Many Americans have been alarmed by rampant corruption and political abuse at the FBI. Some of the misconduct is so unequivocal, even liberal newspapers are documenting it.
According to a report in the LA Times, agents brazenly lied to a California judge in order to get a search warrant that they improperly used to search through hundreds of people’s personal belongings — and seize millions of dollars in assets.
FBI lied to steal, search property
The misconduct was exposed in a class-action Fourth Amendment lawsuit from hundreds of customers of a company, U.S. Private Vaults. The FBI asked U.S. Magistrate Judge Steve Kim for a search warrant to raid the Beverly Hills store, which provided anonymous deposit boxes.
Agents suspected the now-shuttered company, which has entered a plea deal, was tied to drug dealing and money laundering.
The warrant that Kim signed did not authorize a criminal search or forfeiture of customers’ safety deposit boxes — but the FBI took matters into their own hands. They had secretly been planning to seize the entire contents of any box with more than $5,000 in assets.
Agents walked away with $86 million in cash, in addition to watches, gold, and other valuables. In the process, they took pictures of sensitive materials like passwords, credit cards, a prenup, immigration and vaccine records, bank statements, a will, and even cremated human remains.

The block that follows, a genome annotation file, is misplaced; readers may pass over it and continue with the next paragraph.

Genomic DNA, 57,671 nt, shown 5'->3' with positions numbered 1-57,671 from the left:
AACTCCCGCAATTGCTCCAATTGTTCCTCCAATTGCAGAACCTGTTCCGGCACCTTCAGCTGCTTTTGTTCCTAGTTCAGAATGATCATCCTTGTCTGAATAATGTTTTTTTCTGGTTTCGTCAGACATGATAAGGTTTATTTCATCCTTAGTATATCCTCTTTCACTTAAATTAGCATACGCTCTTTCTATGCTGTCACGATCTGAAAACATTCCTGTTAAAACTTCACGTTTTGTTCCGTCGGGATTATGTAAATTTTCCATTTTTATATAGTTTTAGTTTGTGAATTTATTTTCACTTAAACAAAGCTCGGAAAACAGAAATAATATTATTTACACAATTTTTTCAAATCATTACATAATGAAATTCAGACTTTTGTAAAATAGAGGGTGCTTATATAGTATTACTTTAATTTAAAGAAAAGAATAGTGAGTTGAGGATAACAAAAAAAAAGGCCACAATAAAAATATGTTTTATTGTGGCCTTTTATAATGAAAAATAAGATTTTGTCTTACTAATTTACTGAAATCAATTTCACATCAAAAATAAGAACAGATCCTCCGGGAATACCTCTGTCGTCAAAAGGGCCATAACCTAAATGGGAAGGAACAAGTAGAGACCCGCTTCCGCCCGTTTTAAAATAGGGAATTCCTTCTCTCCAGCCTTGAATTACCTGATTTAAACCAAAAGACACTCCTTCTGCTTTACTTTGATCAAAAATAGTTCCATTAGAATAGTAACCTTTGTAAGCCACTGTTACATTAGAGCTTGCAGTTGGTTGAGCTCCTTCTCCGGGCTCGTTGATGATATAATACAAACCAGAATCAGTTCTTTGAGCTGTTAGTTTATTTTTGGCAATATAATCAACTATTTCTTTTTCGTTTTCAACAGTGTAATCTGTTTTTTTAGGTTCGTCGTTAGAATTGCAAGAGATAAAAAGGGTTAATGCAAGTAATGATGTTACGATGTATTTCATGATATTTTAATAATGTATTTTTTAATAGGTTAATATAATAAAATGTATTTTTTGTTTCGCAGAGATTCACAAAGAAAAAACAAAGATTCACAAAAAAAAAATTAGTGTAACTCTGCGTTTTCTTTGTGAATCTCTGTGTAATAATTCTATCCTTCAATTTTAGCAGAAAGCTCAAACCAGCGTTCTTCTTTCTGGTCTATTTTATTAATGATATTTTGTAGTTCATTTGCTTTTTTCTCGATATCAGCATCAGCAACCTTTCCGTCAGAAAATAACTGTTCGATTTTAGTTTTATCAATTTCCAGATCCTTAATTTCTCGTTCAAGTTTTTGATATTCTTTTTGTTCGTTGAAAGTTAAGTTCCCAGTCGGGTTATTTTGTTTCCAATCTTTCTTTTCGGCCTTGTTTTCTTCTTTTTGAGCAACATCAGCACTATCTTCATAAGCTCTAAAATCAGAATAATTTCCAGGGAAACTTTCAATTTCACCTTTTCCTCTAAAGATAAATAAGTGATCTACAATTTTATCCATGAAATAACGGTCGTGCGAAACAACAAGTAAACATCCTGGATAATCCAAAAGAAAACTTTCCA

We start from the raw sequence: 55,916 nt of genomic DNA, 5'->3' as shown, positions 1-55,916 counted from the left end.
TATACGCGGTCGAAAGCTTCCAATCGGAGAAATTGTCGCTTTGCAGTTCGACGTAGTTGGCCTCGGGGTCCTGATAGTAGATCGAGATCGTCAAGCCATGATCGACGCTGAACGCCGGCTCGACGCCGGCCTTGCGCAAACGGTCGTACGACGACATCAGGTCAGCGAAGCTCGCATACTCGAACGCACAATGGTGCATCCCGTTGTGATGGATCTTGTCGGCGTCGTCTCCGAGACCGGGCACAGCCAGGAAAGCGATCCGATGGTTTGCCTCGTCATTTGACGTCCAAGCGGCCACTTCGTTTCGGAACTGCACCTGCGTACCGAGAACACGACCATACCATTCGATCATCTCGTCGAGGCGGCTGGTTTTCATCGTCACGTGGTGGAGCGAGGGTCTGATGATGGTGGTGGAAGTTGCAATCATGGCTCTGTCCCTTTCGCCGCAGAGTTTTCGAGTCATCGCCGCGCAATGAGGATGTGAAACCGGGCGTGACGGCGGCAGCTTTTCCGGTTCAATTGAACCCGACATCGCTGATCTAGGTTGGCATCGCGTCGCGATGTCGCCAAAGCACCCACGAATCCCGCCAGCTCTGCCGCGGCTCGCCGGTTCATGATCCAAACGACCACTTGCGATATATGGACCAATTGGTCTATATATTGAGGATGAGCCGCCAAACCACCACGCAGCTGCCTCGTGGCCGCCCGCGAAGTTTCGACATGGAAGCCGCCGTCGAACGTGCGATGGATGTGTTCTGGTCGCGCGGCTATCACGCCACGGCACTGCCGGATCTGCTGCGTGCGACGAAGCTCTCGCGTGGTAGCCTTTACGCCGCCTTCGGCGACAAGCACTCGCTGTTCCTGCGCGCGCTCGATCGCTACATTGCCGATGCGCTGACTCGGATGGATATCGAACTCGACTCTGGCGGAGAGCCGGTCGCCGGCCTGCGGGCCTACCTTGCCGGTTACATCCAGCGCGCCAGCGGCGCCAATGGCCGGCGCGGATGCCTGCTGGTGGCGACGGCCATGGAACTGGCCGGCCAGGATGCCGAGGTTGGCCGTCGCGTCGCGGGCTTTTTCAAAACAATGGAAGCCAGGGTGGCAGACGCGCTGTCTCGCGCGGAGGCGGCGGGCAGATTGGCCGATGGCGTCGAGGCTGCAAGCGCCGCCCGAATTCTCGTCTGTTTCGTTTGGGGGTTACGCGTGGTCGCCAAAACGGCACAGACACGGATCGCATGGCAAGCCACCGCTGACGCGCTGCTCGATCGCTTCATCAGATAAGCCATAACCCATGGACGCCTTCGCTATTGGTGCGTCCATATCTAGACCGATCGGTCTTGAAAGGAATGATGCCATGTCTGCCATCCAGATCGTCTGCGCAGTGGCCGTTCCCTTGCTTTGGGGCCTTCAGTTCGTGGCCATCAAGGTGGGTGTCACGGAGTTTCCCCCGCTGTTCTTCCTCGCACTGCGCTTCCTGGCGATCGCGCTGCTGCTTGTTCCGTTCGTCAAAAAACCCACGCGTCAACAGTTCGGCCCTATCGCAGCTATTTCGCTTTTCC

“The government did not know what was in those boxes, who owned them, or what, if anything, those people had done,” Robert Frommer, a lawyer for the class-action plaintiffs, said.
Another FBI scandal?
Evidence of the FBI’s misbehavior was unsealed by a judge over the objections of prosecutors, who say they had no obligation to be transparent about “how later actions, such as criminal investigations against boxholders or forfeiture of box contents, would play out.”
Local police departments have sought shares of the seized money, Jessie Murray, the chief of the FBI’s asset forfeiture unit in Los Angeles, said. Some of the victims have regained their property but others decided the legal fight wasn’t worth it. Those who walked away may have been right.
One man who eventually got his stuff back was maligned by prosecutors as a criminal fraudster and drug dealer before his legal nightmare ended. He said he had sought the security of a private deposit box during the 2020 George Floyd riots.
“Protests and riots were the normal news, banks had been boarding up their windows, and emergency alerts were prompting people to stay indoors after curfew,” the man said.
Is this America, or a former Soviet republic?